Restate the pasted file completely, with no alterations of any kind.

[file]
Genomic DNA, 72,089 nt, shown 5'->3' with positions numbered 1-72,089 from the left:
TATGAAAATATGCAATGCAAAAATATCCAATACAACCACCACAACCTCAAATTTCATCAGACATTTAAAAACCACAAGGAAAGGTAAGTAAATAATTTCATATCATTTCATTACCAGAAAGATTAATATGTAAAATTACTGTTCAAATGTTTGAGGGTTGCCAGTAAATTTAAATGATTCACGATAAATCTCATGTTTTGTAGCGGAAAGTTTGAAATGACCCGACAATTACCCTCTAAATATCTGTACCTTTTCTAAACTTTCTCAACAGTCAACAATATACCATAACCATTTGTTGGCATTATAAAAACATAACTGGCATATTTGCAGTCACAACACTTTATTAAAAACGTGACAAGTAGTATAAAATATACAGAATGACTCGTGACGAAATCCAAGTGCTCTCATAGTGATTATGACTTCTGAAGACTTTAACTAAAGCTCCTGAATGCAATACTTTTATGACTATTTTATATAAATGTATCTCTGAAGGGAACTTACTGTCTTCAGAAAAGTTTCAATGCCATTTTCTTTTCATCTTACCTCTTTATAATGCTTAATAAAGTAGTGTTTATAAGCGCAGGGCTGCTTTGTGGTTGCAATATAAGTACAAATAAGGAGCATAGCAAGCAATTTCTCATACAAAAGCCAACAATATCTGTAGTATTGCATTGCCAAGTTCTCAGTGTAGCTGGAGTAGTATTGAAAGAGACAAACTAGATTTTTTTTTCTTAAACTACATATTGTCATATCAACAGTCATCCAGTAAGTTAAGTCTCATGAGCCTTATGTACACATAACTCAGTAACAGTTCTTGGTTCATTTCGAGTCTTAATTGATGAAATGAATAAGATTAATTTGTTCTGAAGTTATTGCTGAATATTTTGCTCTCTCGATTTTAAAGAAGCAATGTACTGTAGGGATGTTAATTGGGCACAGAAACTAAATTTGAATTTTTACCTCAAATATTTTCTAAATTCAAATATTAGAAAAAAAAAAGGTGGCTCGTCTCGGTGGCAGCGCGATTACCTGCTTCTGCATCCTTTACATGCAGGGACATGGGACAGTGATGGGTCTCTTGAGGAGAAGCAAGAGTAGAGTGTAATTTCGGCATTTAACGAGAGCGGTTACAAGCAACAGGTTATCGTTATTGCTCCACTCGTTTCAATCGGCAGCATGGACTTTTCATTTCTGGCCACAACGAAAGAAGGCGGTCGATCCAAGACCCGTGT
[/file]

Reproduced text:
Genomic DNA, 72,089 nt, shown 5'->3' with positions numbered 1-72,089 from the left:
TATGAAAATATGCAATGCAAAAATATCCAATACAACCACCACAACCTCAAATTTCATCAGACATTTAAAAACCACAAGGAAAGGTAAGTAAATAATTTCATATCATTTCATTACCAGAAAGATTAATATGTAAAATTACTGTTCAAATGTTTGAGGGTTGCCAGTAAATTTAAATGATTCACGATAAATCTCATGTTTTGTAGCGGAAAGTTTGAAATGACCCGACAATTACCCTCTAAATATCTGTACCTTTTCTAAACTTTCTCAACAGTCAACAATATACCATAACCATTTGTTGGCATTATAAAAACATAACTGGCATATTTGCAGTCACAACACTTTATTAAAAACGTGACAAGTAGTATAAAATATACAGAATGACTCGTGACGAAATCCAAGTGCTCTCATAGTGATTATGACTTCTGAAGACTTTAACTAAAGCTCCTGAATGCAATACTTTTATGACTATTTTATATAAATGTATCTCTGAAGGGAACTTACTGTCTTCAGAAAAGTTTCAATGCCATTTTCTTTTCATCTTACCTCTTTATAATGCTTAATAAAGTAGTGTTTATAAGCGCAGGGCTGCTTTGTGGTTGCAATATAAGTACAAATAAGGAGCATAGCAAGCAATTTCTCATACAAAAGCCAACAATATCTGTAGTATTGCATTGCCAAGTTCTCAGTGTAGCTGGAGTAGTATTGAAAGAGACAAACTAGATTTTTTTTTCTTAAACTACATATTGTCATATCAACAGTCATCCAGTAAGTTAAGTCTCATGAGCCTTATGTACACATAACTCAGTAACAGTTCTTGGTTCATTTCGAGTCTTAATTGATGAAATGAATAAGATTAATTTGTTCTGAAGTTATTGCTGAATATTTTGCTCTCTCGATTTTAAAGAAGCAATGTACTGTAGGGATGTTAATTGGGCACAGAAACTAAATTTGAATTTTTACCTCAAATATTTTCTAAATTCAAATATTAGAAAAAAAAAAGGTGGCTCGTCTCGGTGGCAGCGCGATTACCTGCTTCTGCATCCTTTACATGCAGGGACATGGGACAGTGATGGGTCTCTTGAGGAGAAGCAAGAGTAGAGTGTAATTTCGGCATTTAACGAGAGCGGTTACAAGCAACAGGTTATCGTTATTGCTCCACTCGTTTCAATCGGCAGCATGGACTTTTCATTTCTGGCCACAACGAAAGAAGGCGGTCGATCCAAGACCCGTGT